U.S. intelligence agencies launched an investigation into “energy attacks” on diplomats

U.S. intelligence agencies have launched an investigation into alleged “energy ray” attacks on government personnel in Miami, reports Politico on April 30.

It is specified that “U.S. officials are investigating an alleged directed energy attack” on government employees last year, as well as other similar incidents.

According to sources familiar with the investigation, intelligence agencies are linking the incident to an allegedly similar incident in Havana. At that time, in 2016, members of the U.S. diplomatic mission working in Cuba and China developed hearing problems, complaining of tinnitus, headaches and nausea. Researchers at the U.S. National Academy of Sciences concluded that the diplomats’ symptoms were a result of directional microwave radiation.

The incidents have been tentatively called “Havana syndrome.” Medical examinations revealed mild traumatic brain injury in some of the diplomats and problems with the central nervous system.

According to Politico, a similar “weapon” may have been used on two other occasions – in the White House area, when a National Security Council official was walking to his car from the south lawn of the White House, and while another NSC official was walking his dog. Both complained of tinnitus and headaches. Last year, the Pentagon began investigating the incidents.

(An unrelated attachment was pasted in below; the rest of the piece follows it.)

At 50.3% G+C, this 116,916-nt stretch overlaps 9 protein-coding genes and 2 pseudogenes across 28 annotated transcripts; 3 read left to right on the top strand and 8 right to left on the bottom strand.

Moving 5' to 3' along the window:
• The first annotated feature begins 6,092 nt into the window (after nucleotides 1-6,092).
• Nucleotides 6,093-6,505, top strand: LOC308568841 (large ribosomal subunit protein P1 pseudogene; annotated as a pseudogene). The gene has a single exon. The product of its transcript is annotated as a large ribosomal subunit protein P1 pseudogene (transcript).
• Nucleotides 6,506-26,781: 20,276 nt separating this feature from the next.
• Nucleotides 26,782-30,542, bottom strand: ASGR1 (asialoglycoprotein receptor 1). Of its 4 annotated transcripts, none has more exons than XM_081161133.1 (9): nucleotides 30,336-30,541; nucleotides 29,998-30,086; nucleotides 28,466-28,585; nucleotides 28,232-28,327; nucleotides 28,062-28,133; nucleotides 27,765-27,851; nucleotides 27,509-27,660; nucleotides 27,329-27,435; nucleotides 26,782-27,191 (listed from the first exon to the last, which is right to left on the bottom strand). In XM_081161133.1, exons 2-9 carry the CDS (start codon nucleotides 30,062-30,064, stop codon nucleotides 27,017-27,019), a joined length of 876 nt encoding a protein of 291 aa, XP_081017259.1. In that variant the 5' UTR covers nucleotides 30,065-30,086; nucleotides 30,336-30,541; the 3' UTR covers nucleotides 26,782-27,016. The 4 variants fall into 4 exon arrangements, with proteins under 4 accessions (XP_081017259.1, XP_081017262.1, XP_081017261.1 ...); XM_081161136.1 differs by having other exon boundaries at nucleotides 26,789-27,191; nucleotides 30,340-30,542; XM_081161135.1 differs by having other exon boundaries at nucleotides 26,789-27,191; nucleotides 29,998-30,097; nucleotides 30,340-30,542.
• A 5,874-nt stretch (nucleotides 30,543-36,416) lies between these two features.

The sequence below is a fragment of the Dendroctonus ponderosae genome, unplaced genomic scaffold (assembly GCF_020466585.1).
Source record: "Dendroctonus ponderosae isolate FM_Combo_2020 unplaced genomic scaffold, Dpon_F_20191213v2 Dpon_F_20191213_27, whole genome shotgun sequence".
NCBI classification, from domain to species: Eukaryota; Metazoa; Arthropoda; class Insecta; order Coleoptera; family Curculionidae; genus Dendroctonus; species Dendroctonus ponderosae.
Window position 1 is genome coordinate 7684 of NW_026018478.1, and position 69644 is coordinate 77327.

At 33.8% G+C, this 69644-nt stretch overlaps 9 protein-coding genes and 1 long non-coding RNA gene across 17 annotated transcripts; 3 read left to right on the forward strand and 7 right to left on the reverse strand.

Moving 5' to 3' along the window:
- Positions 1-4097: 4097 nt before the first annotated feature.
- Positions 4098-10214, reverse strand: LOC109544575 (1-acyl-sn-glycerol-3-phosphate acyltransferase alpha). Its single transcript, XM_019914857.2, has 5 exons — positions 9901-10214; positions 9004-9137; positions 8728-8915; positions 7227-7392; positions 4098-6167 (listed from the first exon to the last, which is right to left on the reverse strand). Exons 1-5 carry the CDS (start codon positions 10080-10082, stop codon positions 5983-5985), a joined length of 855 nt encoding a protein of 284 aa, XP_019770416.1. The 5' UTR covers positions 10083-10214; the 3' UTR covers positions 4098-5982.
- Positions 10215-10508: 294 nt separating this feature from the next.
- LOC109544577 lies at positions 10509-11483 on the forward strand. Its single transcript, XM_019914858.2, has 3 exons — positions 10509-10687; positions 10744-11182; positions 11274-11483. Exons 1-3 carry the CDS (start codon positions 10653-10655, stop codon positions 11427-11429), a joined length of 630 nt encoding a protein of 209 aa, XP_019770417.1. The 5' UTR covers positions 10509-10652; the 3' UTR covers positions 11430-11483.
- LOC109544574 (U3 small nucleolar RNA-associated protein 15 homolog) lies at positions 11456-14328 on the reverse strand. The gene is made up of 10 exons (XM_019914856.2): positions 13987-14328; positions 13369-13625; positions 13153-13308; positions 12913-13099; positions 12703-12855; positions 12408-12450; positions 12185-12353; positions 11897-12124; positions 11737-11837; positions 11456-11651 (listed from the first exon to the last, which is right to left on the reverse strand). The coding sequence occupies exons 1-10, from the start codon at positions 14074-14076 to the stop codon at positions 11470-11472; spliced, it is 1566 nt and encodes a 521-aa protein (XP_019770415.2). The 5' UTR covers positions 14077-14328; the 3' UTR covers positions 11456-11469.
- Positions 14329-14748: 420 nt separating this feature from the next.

According to a senior official familiar with the situation, at a recent European briefing attended by U.S. officials, a Pentagon official said that an increase in such “directed energy attacks on U.S. troops” was being reported around the world, including in Europe and the United States.

It has proved difficult to investigate the incidents because the sources of the radiation that allegedly harmed U.S. diplomats are low-visibility objects, the publication points out.

Former Pentagon policy chief Jennifer Walsh and Griffin Decker, the agency’s director of emerging threats, said Russia and China could be involved in the attacks.

“The Pentagon and other agencies looking into the matter have not come to clear conclusions about what happened, but the fact that such an attack could have occurred so close to the White House is particularly troubling,” CNN reports.

Due to incidents due to so-called “acoustic attacks,” Washington recalled some diplomatic personnel from Cuba in September 2017.

At the same time, Cuban experts found no evidence of Washington’s accusations of acoustic attacks. Moreover, they concluded that in this case it was the chirping of crickets or cicadas.